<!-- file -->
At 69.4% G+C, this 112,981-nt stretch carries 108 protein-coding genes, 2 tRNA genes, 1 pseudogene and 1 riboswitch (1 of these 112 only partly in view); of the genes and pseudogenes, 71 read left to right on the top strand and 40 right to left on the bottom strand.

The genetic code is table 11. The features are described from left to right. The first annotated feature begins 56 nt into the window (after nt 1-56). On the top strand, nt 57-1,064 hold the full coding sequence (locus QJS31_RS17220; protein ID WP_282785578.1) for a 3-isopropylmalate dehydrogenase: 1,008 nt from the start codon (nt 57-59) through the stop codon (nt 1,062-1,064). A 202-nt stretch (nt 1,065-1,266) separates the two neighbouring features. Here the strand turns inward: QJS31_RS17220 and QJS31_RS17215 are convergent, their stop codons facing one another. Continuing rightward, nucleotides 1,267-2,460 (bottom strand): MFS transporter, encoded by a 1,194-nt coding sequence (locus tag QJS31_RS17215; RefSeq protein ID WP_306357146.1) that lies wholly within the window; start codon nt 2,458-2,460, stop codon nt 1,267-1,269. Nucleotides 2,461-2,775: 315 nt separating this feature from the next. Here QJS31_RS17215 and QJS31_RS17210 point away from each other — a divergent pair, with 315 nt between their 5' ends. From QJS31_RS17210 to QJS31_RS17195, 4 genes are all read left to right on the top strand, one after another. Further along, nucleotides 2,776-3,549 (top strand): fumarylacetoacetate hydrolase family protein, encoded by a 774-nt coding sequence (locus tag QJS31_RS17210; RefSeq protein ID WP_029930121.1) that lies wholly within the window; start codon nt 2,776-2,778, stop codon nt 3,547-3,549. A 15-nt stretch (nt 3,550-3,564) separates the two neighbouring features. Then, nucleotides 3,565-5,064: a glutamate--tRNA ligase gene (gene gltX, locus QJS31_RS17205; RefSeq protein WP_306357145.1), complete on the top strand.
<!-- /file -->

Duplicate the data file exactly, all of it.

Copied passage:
At 69.4% G+C, this 112,981-nt stretch carries 108 protein-coding genes, 2 tRNA genes, 1 pseudogene and 1 riboswitch (1 of these 112 only partly in view); of the genes and pseudogenes, 71 read left to right on the top strand and 40 right to left on the bottom strand.

The genetic code is table 11. The features are described from left to right. The first annotated feature begins 56 nt into the window (after nt 1-56). On the top strand, nt 57-1,064 hold the full coding sequence (locus QJS31_RS17220; protein ID WP_282785578.1) for a 3-isopropylmalate dehydrogenase: 1,008 nt from the start codon (nt 57-59) through the stop codon (nt 1,062-1,064). A 202-nt stretch (nt 1,065-1,266) separates the two neighbouring features. Here the strand turns inward: QJS31_RS17220 and QJS31_RS17215 are convergent, their stop codons facing one another. Continuing rightward, nucleotides 1,267-2,460 (bottom strand): MFS transporter, encoded by a 1,194-nt coding sequence (locus tag QJS31_RS17215; RefSeq protein ID WP_306357146.1) that lies wholly within the window; start codon nt 2,458-2,460, stop codon nt 1,267-1,269. Nucleotides 2,461-2,775: 315 nt separating this feature from the next. Here QJS31_RS17215 and QJS31_RS17210 point away from each other — a divergent pair, with 315 nt between their 5' ends. From QJS31_RS17210 to QJS31_RS17195, 4 genes are all read left to right on the top strand, one after another. Further along, nucleotides 2,776-3,549 (top strand): fumarylacetoacetate hydrolase family protein, encoded by a 774-nt coding sequence (locus tag QJS31_RS17210; RefSeq protein ID WP_029930121.1) that lies wholly within the window; start codon nt 2,776-2,778, stop codon nt 3,547-3,549. A 15-nt stretch (nt 3,550-3,564) separates the two neighbouring features. Then, nucleotides 3,565-5,064: a glutamate--tRNA ligase gene (gene gltX, locus QJS31_RS17205; RefSeq protein WP_306357145.1), complete on the top strand.